Argument by convention messengers over the last-minute addition of a speech by U.S. Vice President Mike Pence shunted discussion of Paige Patterson’s handling of sexual abuse allegations and subsequent firing. And Pence replaced Patterson as the most controversial figure on the schedule at the 2018 Southern Baptist Convention in Dallas in June.
After his firing by the Southwestern Baptist Theological Seminary’s trustees executive committee as president emeritus, Paige Patterson eventually withdrew as the scheduled preacher at the convention. Patterson was replaced by the alternate who was elected last year, Austin, Texas pastor Kie Bowman.
Patterson’s firing produced a string of motions and debate, but it was Pence’s appearance that ignited the most argument in the hall and online, and produced a small protest.
Efforts to “uninvite” Pence failed.
Pence told messengers who packed the hall Wednesday, after a lengthy pass through TSA security, that the SBC is “one of the greatest forces for good anywhere in America.” He shared a brief testimony of coming to Christ 40 years ago, before spending a half hour on the accomplishments of the Trump administration, including recent peace talks with North Korea. Pence received multiple standing ovations and even a few shouts of “four more years.”
Pence asked Baptists to “continue in your calling with renewed energy. Stand and go and speak. Stand in the gap. Because in these too-divided times, I believe that your voice, your compassion, your values, and your ministries are more needed than ever before.”
Most messengers in the hall gave Pence a warm reception, but outside the hall many other Baptists expressed dismay with the content and tone of his message.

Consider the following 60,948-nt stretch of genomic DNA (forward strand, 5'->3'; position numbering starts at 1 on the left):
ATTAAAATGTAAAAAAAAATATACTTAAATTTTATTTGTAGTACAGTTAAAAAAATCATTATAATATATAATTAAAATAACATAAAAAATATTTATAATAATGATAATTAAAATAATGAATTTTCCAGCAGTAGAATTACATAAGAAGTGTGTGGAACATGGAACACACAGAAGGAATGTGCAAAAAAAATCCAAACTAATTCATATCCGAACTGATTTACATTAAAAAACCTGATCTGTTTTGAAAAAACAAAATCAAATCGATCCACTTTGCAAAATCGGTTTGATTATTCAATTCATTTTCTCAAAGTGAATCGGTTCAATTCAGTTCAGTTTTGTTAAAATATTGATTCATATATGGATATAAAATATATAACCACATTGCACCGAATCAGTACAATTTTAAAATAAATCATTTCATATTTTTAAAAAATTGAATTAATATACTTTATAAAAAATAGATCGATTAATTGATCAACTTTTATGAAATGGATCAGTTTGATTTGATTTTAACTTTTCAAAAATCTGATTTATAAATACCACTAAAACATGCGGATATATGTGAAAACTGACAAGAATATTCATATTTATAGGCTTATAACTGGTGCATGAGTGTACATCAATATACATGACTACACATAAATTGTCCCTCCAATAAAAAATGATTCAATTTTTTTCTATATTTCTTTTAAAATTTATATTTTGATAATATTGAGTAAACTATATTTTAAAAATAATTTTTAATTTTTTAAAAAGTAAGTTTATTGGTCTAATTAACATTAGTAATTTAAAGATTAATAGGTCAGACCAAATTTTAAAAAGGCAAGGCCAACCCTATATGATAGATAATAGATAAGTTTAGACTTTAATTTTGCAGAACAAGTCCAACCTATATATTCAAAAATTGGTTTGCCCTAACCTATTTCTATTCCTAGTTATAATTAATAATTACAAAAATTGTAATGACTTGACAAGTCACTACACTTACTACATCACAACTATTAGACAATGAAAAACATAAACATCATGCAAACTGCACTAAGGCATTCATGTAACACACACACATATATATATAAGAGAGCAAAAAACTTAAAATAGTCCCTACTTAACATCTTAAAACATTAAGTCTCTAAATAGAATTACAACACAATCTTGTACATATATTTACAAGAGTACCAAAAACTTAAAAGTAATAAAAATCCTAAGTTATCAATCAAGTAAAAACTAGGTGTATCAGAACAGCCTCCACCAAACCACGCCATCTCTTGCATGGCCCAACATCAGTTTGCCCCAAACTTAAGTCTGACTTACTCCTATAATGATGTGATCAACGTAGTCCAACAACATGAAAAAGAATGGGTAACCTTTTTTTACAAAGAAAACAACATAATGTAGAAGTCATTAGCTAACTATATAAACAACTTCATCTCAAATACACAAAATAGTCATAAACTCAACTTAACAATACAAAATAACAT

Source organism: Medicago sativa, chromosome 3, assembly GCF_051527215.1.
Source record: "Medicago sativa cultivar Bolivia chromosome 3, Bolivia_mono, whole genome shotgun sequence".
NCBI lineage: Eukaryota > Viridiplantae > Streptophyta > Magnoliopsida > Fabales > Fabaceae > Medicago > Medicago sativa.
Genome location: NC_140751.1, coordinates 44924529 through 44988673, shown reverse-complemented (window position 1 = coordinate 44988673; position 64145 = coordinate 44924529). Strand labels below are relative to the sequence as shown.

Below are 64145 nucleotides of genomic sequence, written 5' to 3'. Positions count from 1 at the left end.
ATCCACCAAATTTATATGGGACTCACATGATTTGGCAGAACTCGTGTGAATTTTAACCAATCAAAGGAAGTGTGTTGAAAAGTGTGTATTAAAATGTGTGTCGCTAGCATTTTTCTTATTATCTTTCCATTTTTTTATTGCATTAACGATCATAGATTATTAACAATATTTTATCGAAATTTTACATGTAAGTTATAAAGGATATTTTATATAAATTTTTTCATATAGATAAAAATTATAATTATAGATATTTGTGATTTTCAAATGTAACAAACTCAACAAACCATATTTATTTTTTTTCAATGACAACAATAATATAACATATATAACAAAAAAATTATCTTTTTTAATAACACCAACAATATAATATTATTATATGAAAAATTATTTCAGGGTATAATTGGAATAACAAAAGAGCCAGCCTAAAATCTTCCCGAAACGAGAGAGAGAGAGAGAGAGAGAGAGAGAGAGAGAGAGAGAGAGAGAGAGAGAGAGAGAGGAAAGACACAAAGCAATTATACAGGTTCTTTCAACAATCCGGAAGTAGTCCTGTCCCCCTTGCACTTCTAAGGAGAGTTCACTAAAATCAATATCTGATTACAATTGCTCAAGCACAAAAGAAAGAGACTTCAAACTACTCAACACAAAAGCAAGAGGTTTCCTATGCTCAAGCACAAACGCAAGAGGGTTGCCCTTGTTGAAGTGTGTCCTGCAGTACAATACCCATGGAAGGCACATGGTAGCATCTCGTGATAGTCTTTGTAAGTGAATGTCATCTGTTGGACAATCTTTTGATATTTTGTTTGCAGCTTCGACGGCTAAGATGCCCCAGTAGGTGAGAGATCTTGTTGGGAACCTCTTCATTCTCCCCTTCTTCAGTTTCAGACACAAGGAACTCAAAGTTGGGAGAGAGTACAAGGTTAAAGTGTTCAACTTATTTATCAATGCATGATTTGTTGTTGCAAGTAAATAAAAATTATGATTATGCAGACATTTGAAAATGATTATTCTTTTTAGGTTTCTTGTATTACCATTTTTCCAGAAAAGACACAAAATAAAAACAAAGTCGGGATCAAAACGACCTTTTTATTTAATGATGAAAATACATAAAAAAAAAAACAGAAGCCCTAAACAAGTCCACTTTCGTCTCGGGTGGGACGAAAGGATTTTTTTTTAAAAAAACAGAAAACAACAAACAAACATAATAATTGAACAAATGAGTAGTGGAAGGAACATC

“Have mercy on us,” tweeted Paul Cooper, pastor of Marshall Baptist Church in Marshall, Ill. “#SBC18AM just became a political rally. Not the place for election speeches. Nothing wrong with campaigning—but not here.”
North Carolina pastor Clint Pressley tweeted, “I love America. I like Mike Pence. I hate this.”
Newly elected SBC President J.D. Greear posted after Pence’s address, “I know that sent a terribly mixed signal. We are grateful for civic leaders who want to speak to our Convention—but make no mistake about it, our identity is in the gospel and our unity is in the Great Commission. Commissioned missionaries, not political platforms, are what we do.”
But others supported the appearance by Pence. Chuck Kelley, president of New Orleans Baptist Theological Seminary, tweeted from a different perspective. “Vice President Mike Pence speaking to SBC! Why do things like this matter? It is good for people in power to know us. We may need them at some point. Also, we need to affirm evangelicals in politics. It is a tough calling.”
On Tuesday, a messenger brought a motion to replace Pence’s address with a time of prayer and reflection. The motion failed, but two other motions made on the floor asked SBC leaders to avoid inviting political figures to address future annual meetings.
Those opposed to Pence’s visit said it could give the appearance that the Convention was endorsing one political party over another, would be disrespectful to minorities who feel the current administration doesn’t represent them, and could put international Baptist workers at risk. A small group opposed to Pence’s appearance gathered in the convention center hallway for prayer.